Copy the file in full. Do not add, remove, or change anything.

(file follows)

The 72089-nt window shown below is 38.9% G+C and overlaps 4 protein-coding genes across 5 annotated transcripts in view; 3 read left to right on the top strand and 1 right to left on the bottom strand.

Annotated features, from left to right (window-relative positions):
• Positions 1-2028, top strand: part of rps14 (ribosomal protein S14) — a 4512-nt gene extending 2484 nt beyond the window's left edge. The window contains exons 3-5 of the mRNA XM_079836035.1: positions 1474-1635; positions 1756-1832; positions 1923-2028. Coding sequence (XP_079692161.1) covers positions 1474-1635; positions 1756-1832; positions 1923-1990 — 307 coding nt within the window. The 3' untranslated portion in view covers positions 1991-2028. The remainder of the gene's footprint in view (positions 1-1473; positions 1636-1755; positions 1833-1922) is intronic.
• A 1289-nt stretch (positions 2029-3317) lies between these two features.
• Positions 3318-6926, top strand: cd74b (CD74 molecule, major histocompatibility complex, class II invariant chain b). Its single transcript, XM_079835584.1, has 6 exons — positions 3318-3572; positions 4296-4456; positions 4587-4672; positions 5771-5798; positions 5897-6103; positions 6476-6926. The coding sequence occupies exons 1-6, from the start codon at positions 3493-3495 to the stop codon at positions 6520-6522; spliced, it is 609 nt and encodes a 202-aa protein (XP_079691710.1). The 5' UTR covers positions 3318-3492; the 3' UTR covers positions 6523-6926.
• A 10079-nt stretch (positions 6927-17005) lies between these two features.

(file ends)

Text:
The 72089-nt window shown below is 38.9% G+C and overlaps 4 protein-coding genes across 5 annotated transcripts in view; 3 read left to right on the top strand and 1 right to left on the bottom strand.

Annotated features, from left to right (window-relative positions):
• Positions 1-2028, top strand: part of rps14 (ribosomal protein S14) — a 4512-nt gene extending 2484 nt beyond the window's left edge. The window contains exons 3-5 of the mRNA XM_079836035.1: positions 1474-1635; positions 1756-1832; positions 1923-2028. Coding sequence (XP_079692161.1) covers positions 1474-1635; positions 1756-1832; positions 1923-1990 — 307 coding nt within the window. The 3' untranslated portion in view covers positions 1991-2028. The remainder of the gene's footprint in view (positions 1-1473; positions 1636-1755; positions 1833-1922) is intronic.
• A 1289-nt stretch (positions 2029-3317) lies between these two features.
• Positions 3318-6926, top strand: cd74b (CD74 molecule, major histocompatibility complex, class II invariant chain b). Its single transcript, XM_079835584.1, has 6 exons — positions 3318-3572; positions 4296-4456; positions 4587-4672; positions 5771-5798; positions 5897-6103; positions 6476-6926. The coding sequence occupies exons 1-6, from the start codon at positions 3493-3495 to the stop codon at positions 6520-6522; spliced, it is 609 nt and encodes a 202-aa protein (XP_079691710.1). The 5' UTR covers positions 3318-3492; the 3' UTR covers positions 6523-6926.
• A 10079-nt stretch (positions 6927-17005) lies between these two features.